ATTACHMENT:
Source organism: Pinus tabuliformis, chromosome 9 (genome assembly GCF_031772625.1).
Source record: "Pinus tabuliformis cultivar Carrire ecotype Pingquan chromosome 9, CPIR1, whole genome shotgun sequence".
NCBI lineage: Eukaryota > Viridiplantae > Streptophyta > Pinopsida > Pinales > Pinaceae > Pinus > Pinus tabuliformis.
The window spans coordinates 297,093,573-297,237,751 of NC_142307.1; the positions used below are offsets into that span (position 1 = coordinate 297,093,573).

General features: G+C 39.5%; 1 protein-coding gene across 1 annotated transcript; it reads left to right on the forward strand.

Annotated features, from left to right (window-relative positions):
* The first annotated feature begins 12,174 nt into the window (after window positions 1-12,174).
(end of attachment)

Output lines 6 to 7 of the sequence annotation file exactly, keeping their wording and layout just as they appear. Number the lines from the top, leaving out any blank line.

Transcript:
Annotated features, from left to right (window-relative positions):
* The first annotated feature begins 12,174 nt into the window (after window positions 1-12,174).